If the engine bay is spotless it is usually a sign of a very well-maintained car. However, it may also be a sign of an owner who is trying to cover something up (leaks, etc.)
Remember to make sure that the engine is cold. If it is not and the owner has not driven to the inspection point, it may be a sign that they have pre-warmed the engine to hide an issue.
Following this you should check the fluid levels to make sure they are at the correct height. We suggest that you check the fluid levels both before and after a test drive to see if they remain the same (however, a slight change in some of the fluid levels is to be expected).
Fluid levels that are too high or too low are a sign of a poorly/incorrectly maintained vehicle. If the fluid levels are not at the correct height it can lead to premature component wear or even total engine failure.
When Should the Oil/Oil Filter Be Changed on a Mazda 3 MPS?
The engine oil and oil filter should be changed at or before the recommended service interval. Check the service history to see if this is the case for the Mazda you are looking at. If the oil is not changed regularly it can breakdown in the presence of contaminates and become diluted. Below we have put together some information on when to change the oil.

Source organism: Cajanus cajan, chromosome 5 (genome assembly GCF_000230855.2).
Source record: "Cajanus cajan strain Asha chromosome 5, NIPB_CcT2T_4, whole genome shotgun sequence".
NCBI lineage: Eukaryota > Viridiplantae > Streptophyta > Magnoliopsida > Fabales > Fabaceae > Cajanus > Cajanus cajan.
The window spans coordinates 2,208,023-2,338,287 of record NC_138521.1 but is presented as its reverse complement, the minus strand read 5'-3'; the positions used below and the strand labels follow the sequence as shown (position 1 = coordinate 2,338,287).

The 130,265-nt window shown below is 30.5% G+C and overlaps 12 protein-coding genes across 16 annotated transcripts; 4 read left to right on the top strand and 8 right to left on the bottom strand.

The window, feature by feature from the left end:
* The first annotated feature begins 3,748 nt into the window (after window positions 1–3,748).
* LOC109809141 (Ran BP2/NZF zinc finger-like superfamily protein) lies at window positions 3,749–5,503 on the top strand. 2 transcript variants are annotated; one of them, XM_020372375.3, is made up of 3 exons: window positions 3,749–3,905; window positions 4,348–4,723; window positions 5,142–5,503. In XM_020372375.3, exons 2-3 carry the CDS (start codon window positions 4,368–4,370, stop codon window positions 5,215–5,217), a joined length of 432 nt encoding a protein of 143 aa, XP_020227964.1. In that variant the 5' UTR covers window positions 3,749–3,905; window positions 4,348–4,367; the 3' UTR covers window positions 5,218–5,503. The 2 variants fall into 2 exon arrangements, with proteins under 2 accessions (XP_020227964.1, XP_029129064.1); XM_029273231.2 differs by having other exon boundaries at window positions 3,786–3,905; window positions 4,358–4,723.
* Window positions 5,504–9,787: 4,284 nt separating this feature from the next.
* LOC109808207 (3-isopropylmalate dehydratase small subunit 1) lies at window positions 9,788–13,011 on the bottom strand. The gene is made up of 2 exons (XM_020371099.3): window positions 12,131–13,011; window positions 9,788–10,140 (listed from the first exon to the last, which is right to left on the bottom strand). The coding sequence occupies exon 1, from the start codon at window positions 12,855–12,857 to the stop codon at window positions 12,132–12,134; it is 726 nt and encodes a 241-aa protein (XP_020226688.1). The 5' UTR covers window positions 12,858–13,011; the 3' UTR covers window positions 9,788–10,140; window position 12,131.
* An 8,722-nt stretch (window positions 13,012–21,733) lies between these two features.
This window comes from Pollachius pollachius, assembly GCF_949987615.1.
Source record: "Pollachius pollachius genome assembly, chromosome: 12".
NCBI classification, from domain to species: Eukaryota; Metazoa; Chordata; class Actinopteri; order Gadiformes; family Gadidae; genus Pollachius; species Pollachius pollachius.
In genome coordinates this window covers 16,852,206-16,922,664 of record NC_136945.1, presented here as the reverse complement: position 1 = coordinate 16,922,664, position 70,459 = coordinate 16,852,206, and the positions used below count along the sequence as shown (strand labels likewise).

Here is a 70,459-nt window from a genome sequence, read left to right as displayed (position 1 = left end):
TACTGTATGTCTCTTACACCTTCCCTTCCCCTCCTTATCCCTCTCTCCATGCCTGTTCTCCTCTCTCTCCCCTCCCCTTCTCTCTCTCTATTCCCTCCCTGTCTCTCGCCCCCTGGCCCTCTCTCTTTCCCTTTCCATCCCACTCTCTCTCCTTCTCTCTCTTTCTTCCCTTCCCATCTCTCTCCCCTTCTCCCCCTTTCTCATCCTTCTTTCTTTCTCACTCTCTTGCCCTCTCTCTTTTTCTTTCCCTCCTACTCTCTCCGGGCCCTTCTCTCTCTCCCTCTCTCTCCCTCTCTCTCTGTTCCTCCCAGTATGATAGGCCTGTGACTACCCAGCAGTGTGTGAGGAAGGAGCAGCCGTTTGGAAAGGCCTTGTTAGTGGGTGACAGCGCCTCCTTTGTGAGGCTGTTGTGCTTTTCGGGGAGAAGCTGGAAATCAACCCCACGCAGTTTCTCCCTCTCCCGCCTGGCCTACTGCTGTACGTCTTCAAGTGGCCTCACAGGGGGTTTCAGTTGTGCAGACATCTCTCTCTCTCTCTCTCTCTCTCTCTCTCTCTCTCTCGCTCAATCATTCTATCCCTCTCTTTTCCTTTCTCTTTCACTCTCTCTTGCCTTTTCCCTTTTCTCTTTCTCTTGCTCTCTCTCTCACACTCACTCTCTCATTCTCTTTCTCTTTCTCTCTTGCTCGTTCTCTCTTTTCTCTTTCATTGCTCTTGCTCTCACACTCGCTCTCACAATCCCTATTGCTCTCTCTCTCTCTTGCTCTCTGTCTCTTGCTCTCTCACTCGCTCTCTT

Depending on where the car is located and how it is driven, Mazda states that the engine oil should be replaced every 8,000 – 12,000 km (5,000 to 7,500 miles) or every 6 – 12 months. Some enthusiastic owners will change the engine oil much earlier at every 5,000 km (3,000 miles), which is a sign of a meticulous owner. Mazda also recommends this much more frequent service interval for cars that are subject to particularly harsh conditions/driving styles.
Best Engine Oil for a Mazda 3 MPS
Mazda recommends that you use a good quality fully synthetic engine oil. The oil weight will depend on what climate you live in, however, a good quality 5W-20, 5W-30 or 5W-40 engine oil such as this one from Castrol is recommended for most environments.
Heavier weight oils tend to perform better in warmer environments, whereas thinner oils are usually better for cooler climates. We recommend that you check with the owner to see what engine oil they are using in their car.